The Ontario Action Researcher

Invitation to Publish

The Ontario Action Researcher invites submissions that contribute to educational knowledge through action research. We are particularly interested in two types of submissions: action research reports and articles about action research that address issues of current importance to action researchers.

  1. Action Research Reports should:
    • be written by elementary, secondary, and university educators
    • answer questions of the kind, "How can I improve my practice?"
    • include a section on how data was collected and analyzed
    • be organized around subheadings flowing naturally from the study itself
    • include, where appropriate, alternative forms of data representation (e.g. photographs, poetry, stories) and connections to relevant literature
  2. Articles About Action Research should:
    • be written by elementary, secondary, and university educators
    • address issues of current importance to action researchers
    • include connections to relevant literature
    • include, where appropriate, alternative forms of data representation (e.g. photographs, poetry, stories

The Peer Review Process

All research reports and articles are sent to at least two referees representative of differing viewpoints in the practitioner-researcher community. Reviewers use a standardized review form that is designed to provide helpful and supportive feedback to authors. Authors are notified of the decision for publication as soon as possible. Those authors whose papers are not accepted will normally receive advice on redrafting or alternative forms of publication.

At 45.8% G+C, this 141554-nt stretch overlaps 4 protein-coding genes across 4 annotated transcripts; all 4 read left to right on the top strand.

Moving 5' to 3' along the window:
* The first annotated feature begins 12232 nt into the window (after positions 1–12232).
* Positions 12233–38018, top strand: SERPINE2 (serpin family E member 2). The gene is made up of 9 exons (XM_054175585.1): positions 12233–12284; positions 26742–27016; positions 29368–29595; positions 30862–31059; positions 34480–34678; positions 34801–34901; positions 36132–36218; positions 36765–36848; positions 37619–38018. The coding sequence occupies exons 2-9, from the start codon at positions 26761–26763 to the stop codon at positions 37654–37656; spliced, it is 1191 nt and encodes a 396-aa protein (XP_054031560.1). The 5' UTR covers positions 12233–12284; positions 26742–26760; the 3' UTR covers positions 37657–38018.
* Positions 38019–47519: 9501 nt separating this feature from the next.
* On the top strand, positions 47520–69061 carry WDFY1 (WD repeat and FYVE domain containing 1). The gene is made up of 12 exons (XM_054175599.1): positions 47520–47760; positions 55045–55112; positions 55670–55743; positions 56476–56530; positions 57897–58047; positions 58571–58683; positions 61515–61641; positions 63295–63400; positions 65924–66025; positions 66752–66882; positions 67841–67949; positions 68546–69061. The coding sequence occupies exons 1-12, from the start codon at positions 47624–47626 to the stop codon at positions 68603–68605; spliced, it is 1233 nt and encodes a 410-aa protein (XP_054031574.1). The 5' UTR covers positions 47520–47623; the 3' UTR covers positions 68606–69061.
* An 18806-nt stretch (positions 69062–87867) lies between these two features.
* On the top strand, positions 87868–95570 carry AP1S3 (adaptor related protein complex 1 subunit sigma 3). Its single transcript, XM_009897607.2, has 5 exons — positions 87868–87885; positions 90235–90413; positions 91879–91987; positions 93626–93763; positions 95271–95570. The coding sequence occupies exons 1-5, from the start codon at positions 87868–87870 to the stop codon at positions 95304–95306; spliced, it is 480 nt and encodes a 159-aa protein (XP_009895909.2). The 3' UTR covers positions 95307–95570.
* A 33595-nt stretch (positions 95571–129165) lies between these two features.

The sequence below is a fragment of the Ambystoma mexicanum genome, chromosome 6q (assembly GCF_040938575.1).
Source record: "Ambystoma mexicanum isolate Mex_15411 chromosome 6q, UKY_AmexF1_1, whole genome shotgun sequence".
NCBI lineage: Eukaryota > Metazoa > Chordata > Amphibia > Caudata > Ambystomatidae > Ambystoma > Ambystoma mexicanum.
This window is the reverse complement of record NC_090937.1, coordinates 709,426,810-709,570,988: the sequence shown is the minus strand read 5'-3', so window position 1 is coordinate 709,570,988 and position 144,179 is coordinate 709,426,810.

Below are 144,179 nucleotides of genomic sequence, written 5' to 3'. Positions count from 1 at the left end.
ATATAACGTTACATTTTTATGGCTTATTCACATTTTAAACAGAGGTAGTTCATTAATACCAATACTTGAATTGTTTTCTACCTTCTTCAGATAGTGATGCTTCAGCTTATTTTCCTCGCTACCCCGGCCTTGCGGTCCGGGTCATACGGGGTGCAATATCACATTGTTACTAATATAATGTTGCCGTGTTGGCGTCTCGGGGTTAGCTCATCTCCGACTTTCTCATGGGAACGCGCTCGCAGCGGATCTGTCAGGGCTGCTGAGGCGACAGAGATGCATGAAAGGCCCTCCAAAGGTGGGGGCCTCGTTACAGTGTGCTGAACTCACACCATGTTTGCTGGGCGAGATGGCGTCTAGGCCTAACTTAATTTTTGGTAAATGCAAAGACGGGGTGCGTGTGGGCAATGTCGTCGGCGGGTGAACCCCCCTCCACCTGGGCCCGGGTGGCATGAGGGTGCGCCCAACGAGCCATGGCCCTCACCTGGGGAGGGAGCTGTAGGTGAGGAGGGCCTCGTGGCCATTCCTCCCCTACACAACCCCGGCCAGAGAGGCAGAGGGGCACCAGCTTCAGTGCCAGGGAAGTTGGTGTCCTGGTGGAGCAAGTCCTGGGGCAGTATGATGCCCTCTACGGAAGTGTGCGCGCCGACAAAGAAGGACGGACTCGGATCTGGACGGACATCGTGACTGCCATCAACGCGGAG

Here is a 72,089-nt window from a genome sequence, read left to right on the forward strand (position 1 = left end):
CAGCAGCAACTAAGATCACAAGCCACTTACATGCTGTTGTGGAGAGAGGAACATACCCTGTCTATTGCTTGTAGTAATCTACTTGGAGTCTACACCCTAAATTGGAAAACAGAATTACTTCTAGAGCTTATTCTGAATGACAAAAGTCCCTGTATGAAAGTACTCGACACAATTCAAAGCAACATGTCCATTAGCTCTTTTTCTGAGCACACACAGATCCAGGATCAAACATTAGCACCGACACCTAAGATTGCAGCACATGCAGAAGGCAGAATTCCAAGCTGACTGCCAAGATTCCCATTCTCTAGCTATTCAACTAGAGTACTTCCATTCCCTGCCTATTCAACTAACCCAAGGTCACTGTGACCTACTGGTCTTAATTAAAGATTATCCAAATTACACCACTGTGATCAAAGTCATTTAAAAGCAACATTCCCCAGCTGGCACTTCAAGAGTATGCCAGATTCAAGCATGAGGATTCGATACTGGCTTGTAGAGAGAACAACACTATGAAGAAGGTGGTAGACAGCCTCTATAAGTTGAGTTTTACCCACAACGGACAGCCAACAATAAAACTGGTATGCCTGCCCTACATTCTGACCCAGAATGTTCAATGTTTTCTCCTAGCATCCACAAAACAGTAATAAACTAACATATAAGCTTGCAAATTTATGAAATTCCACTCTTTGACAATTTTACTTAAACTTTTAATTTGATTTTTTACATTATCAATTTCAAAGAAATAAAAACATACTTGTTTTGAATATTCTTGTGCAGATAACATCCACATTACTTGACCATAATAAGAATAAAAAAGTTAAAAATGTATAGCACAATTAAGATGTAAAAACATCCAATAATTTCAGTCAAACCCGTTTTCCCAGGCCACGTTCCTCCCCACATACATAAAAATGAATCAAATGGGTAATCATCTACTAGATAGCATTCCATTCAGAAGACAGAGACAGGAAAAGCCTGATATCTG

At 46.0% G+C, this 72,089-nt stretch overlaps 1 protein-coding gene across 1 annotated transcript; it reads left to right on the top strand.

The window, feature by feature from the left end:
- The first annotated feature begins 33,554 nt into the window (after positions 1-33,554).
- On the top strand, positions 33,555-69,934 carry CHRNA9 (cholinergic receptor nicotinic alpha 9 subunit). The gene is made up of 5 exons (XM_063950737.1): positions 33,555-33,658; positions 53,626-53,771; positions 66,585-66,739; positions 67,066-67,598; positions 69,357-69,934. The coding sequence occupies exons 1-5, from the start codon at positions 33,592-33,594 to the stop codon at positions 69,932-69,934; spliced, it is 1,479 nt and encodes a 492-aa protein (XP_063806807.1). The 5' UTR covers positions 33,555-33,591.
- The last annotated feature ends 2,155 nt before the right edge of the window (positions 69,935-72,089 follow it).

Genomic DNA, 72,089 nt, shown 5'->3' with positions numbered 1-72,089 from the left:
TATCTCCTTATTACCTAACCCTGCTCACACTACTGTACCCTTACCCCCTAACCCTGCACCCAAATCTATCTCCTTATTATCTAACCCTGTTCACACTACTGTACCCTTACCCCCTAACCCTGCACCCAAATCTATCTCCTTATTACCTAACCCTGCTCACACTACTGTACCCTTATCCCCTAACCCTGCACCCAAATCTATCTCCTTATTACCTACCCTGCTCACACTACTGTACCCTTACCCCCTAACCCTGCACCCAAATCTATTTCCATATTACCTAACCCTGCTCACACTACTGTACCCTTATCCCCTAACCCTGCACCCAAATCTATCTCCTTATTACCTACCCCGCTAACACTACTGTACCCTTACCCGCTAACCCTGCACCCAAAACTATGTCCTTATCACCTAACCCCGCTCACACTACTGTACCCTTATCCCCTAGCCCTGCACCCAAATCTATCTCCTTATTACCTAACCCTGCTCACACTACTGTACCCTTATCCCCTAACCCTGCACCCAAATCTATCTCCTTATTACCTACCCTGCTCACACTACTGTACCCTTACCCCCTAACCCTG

Submission Process

Submissions can be sent to the Ontario Action Researcher in one of two ways:

  • The easiest way would be to be to send your submission as an electronic attachment. We prefer a Word document or in rich text format (RTF), but will translate other formats if possible (i.e., Word Perfect). It should be sent by e-mail to the attention of the Ontario Action Researcher -
  • A submission can also be sent by mail as a 3.5 inch floppy or compact disk with the saved files to:

Kurt W. Clausen,
The Ontario Action Researcher
Nipissing University, 100 College Drive, Box 5002
North Bay, Ontario, Canada, P1B 8L7

The editors reserve the right to return poorly edited or improperly formatted manuscripts. Hard-copy only submissions cannot be accepted or returned.

Criteria for Submissions

What to Send
When sending your submission, it is important to note that you must send it in two different files, each containing the following information:

The “blank” Submission: In this copy you are to include the title followed by an abstract of about 100 words describing your submission (abstracts are published separately to help readers choose the articles they wish to read). The body of the work should not exceed 6,000 words in length excluding references. Nowhere in this text can the author(s) name appear, or any related details to their identity (i.e., publications, names of colleagues, schools, etc). Submissions are to adhere to the guidelines of the Publication Manual of the American Psychological Association (Fifth Edition). They must also be sent in double-spaced 12 pt format with Times Roman (or similar) font.

Authorship Information: Include in this separate file, a brief autobiography of the author(s) to facilitate a blind review process. Such information as current position, professional affiliation, academic background, and areas of current research interest should be included. Please include your mailing address and e-mail address. A photo of the author (s) may be included.